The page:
Today I went to the neurologist for my annual check-up. This was my first follow-up since the foot surgery. Actually, it had been over a year and a half since my last visit and I had not consulted the neurologist before having the surgery.

The doctor was impressed with the results of the surgery. When he asked me what procedures I had done, I told him that I had 11 different procedures. He answered that he didn't know that there was 11 procedures that could be done on the foot. :)

It was very exciting to tell the doctor about the return of feeling in my feet and legs. He is not sure why it happened but is going to do some research. I showed him the "before" pictures of my foot and he said "oh, by the way, your foot is famous." He went online and showed me a picture he had taken at our last visit. You can find it at and here it is:

The foot on top is a picture of a "classic" CMT foot drawn by Dr. Duschenne in the late 1800's. On the bottom is my foot. (BTW, I know it looks like my left foot but it is actually my right foot. The doctor did photoshop or something to it.)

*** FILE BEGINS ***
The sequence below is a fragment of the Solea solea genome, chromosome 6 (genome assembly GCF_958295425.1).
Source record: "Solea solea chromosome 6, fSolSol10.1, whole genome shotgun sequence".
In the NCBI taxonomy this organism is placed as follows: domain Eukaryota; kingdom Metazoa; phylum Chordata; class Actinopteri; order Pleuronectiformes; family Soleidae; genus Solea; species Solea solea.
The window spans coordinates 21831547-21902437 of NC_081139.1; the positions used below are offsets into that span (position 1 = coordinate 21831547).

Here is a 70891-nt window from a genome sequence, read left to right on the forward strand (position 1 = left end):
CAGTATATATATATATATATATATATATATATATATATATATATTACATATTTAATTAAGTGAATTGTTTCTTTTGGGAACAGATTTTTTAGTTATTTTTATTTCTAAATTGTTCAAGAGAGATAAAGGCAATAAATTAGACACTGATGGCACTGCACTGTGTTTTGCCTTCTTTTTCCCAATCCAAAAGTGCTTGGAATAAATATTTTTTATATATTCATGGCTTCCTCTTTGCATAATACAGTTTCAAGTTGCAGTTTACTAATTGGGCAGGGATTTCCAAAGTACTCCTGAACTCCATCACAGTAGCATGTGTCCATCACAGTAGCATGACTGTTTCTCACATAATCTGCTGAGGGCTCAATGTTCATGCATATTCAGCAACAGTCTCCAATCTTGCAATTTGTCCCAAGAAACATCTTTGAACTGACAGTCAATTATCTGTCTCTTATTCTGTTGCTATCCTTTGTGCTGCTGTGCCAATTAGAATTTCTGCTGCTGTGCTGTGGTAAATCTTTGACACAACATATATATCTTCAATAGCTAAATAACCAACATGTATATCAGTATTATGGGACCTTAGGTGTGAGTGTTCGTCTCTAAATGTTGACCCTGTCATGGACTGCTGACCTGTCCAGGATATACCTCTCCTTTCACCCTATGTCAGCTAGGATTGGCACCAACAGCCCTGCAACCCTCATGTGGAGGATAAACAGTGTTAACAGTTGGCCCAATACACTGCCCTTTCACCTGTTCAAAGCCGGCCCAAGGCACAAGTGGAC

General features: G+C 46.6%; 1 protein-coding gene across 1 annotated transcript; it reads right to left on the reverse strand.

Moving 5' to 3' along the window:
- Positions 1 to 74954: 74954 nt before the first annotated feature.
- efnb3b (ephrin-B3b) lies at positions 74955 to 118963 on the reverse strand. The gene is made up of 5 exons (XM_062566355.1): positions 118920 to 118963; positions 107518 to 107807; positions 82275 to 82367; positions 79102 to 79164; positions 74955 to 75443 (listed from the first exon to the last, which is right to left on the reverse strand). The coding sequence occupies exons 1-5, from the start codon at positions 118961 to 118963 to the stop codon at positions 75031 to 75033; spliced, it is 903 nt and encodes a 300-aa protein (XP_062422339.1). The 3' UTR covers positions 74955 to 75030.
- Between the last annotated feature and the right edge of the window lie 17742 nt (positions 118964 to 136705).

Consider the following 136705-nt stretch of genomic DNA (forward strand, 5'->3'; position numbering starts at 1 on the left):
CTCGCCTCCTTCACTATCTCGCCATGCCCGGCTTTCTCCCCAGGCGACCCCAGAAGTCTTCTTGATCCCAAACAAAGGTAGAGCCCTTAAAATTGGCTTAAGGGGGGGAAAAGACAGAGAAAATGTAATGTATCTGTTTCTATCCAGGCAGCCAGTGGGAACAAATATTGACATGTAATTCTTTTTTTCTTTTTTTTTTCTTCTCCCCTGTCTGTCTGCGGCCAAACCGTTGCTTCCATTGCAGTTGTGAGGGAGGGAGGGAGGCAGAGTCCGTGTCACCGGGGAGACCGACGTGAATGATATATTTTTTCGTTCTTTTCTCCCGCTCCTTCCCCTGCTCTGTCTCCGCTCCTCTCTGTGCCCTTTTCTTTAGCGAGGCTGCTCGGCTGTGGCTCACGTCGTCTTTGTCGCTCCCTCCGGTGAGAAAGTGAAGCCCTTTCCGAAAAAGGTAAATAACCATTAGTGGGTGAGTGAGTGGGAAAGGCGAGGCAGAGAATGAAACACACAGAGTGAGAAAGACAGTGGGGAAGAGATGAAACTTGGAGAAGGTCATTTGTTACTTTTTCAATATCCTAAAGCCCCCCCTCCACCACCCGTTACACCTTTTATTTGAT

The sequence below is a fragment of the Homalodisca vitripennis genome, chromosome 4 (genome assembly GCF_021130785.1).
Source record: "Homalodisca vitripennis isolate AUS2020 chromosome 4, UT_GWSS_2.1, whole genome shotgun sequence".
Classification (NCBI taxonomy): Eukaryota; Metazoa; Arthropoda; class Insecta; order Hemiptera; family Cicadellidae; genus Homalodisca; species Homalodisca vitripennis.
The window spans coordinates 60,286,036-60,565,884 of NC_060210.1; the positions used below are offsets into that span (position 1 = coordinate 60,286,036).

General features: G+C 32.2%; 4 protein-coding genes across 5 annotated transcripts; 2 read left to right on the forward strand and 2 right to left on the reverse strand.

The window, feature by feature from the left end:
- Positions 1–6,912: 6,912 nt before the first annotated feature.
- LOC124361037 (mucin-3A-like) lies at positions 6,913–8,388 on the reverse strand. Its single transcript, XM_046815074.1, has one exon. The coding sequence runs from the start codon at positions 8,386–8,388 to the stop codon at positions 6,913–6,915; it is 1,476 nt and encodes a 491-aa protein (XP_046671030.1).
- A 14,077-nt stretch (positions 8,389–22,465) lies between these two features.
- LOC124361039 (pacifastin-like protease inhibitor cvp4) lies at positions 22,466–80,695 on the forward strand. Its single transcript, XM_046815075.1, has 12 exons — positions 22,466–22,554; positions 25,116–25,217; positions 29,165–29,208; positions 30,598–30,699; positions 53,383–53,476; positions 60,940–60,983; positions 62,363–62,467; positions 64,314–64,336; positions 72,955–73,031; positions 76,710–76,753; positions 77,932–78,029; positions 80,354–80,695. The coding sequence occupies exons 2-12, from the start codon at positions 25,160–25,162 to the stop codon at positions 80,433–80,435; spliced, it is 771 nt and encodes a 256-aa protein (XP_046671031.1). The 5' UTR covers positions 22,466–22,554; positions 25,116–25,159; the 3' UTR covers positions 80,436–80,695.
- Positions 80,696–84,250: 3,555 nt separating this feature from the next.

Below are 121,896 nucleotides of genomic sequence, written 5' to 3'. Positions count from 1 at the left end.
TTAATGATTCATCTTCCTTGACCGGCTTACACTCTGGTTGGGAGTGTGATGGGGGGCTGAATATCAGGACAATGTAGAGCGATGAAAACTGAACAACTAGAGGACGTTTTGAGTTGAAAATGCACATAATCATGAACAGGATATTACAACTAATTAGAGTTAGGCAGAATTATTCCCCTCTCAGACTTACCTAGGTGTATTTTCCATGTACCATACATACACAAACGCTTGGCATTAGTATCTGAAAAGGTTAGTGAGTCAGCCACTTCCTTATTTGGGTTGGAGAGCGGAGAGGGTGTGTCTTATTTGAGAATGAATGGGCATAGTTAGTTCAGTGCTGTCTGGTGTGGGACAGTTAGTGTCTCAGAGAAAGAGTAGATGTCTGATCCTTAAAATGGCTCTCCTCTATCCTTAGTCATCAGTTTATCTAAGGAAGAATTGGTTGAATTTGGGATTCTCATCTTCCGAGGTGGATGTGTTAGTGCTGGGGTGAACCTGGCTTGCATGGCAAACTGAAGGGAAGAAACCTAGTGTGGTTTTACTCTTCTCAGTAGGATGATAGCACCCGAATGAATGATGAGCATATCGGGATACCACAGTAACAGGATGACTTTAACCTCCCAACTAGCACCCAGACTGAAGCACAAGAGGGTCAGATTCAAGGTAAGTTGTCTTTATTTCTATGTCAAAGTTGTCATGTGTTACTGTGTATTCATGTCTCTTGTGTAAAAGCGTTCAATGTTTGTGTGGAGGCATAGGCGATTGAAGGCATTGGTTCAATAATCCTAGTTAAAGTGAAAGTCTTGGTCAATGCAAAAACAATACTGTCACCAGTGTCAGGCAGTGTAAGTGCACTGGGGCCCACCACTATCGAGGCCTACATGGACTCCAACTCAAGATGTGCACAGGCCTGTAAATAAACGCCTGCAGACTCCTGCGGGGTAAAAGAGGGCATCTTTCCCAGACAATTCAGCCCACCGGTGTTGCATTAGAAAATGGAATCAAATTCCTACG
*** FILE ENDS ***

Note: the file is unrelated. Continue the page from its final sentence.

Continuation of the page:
The other exciting thing that happened was that the doctor is doing some innovative research on CMT. He is taking skin samples and (through a long process) growing them into stem cells and neurons. By doing this, he will be able look directly at the neuron and see how it is functioning (or not). I agree to let him take a skin core off my butt (he said it was my hip but I just know that it is my butt that hurts) and he will grow it into 10 different samples to be tested. I am so grateful that I am able to participate in this important research and I will gladly put up with a tender rear if it means that someone down the road can be cured from CMT.
Thanks for reading and God bless,

Friday, August 7, 2009

Step By Step

Five months have past since my foot reconstruction surgery and the recovery continues.